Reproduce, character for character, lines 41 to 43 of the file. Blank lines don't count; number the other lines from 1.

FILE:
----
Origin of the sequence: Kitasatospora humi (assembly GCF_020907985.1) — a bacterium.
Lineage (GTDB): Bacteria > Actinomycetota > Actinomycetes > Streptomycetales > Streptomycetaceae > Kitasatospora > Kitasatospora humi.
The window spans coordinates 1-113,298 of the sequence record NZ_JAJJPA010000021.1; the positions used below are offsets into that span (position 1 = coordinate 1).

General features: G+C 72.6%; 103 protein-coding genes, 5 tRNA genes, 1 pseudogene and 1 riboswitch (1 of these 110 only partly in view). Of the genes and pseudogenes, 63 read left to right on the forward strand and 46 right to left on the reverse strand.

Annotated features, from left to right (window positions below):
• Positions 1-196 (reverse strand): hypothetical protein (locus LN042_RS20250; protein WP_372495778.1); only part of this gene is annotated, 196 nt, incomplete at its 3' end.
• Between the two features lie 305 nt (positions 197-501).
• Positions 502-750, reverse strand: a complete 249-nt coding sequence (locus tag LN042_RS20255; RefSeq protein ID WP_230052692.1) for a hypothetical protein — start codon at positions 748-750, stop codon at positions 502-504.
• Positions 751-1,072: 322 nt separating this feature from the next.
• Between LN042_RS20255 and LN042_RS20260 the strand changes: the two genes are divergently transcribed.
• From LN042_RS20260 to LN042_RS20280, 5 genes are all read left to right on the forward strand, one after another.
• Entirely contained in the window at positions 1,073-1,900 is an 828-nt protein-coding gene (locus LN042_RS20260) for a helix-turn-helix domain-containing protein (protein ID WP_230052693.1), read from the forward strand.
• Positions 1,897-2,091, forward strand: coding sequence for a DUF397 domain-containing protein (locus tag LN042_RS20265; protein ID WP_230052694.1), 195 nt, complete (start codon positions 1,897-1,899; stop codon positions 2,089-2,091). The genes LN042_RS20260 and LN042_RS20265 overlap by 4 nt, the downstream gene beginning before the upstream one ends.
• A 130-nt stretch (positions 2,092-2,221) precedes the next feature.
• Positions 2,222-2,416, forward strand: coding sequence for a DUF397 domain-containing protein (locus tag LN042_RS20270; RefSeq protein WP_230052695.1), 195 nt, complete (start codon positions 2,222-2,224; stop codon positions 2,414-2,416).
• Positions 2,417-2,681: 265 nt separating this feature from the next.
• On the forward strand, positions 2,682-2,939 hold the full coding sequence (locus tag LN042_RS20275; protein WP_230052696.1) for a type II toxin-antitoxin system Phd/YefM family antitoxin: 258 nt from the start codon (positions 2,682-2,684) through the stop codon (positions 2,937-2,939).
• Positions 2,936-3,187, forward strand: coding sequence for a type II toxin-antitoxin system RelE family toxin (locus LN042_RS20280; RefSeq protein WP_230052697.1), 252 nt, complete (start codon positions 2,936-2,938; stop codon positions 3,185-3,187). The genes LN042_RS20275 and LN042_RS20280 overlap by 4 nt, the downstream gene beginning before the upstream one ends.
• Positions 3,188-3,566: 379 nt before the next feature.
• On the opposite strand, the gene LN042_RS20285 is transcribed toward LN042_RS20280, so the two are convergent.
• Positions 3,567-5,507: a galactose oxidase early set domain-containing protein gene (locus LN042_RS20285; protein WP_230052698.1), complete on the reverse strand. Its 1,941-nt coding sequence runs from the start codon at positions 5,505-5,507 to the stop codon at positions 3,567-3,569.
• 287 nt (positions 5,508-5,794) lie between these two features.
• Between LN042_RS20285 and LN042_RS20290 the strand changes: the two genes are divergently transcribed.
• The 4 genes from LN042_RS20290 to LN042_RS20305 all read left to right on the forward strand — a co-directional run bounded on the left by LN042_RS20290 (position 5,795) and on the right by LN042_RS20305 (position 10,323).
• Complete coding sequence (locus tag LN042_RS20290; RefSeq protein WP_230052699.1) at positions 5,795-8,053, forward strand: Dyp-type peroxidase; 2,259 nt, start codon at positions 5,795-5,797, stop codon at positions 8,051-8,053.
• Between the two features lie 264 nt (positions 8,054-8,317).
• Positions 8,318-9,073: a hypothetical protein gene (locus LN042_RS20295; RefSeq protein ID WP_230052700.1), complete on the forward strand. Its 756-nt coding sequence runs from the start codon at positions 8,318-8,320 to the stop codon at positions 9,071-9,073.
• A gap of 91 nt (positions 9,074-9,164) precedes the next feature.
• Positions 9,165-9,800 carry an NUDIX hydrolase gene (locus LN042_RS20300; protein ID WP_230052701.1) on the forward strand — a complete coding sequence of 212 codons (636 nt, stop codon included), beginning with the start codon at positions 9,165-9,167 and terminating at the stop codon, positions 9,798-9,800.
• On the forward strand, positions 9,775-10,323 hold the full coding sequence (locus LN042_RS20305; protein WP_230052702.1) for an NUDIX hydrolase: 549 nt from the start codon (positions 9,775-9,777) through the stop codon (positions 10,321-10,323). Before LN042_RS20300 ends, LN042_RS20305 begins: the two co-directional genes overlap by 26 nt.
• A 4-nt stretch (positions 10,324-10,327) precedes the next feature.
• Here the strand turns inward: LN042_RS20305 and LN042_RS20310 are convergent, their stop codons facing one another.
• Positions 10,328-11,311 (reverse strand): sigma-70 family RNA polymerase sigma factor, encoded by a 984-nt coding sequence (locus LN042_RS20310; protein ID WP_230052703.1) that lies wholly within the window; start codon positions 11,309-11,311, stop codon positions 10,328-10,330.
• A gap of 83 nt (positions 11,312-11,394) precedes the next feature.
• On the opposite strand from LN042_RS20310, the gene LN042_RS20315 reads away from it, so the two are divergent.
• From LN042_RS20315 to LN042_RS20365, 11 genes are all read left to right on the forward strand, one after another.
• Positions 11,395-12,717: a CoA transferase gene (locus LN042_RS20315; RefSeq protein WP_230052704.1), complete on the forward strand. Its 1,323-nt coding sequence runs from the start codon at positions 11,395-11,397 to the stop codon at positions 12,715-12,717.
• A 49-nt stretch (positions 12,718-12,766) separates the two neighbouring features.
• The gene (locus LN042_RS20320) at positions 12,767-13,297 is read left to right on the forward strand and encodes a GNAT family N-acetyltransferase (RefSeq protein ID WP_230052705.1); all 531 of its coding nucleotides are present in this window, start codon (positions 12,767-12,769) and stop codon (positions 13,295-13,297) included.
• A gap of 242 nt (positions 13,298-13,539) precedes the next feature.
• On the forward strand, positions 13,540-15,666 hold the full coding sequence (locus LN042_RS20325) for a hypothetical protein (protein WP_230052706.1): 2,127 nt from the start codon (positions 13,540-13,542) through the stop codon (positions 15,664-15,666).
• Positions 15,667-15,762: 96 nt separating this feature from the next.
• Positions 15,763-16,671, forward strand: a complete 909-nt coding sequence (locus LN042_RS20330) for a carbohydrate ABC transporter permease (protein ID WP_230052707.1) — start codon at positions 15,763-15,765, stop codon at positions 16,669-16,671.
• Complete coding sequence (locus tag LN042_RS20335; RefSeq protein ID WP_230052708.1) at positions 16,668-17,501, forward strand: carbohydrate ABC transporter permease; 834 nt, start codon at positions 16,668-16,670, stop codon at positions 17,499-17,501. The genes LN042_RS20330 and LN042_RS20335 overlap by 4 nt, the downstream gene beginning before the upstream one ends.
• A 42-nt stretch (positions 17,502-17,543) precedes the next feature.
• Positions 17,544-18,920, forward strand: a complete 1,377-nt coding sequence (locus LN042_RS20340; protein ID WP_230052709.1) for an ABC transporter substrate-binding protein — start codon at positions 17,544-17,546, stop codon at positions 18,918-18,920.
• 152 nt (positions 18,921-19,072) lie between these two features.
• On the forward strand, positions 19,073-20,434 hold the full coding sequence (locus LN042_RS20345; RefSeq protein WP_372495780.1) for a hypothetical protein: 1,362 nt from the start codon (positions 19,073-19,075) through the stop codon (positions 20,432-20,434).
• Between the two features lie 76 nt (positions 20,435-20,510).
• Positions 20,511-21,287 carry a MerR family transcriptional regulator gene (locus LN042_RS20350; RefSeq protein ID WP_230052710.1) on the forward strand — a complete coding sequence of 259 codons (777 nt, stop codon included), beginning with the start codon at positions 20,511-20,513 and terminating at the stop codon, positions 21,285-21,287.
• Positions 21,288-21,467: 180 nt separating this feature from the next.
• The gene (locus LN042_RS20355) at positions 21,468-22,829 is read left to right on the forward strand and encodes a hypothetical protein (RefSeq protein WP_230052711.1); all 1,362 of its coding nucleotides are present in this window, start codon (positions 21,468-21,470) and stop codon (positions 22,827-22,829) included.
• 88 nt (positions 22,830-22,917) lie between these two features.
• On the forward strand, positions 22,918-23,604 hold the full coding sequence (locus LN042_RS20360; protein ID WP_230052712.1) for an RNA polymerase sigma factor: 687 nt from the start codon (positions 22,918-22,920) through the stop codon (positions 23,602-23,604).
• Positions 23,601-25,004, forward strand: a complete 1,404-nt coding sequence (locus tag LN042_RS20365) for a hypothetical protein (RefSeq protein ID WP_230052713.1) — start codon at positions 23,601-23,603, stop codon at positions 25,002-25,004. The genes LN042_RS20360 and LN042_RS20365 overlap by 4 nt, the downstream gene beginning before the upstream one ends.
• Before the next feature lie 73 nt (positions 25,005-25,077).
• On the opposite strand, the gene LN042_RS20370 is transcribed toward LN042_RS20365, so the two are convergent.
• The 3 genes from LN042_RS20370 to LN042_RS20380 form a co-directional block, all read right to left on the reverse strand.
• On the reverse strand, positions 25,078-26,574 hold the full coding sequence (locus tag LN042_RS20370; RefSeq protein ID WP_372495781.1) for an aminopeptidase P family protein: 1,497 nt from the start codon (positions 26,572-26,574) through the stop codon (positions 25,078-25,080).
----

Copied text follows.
• On the forward strand, positions 13,540-15,666 hold the full coding sequence (locus LN042_RS20325) for a hypothetical protein (protein WP_230052706.1): 2,127 nt from the start codon (positions 13,540-13,542) through the stop codon (positions 15,664-15,666).
• Positions 15,667-15,762: 96 nt separating this feature from the next.
• Positions 15,763-16,671, forward strand: a complete 909-nt coding sequence (locus LN042_RS20330) for a carbohydrate ABC transporter permease (protein ID WP_230052707.1) — start codon at positions 15,763-15,765, stop codon at positions 16,669-16,671.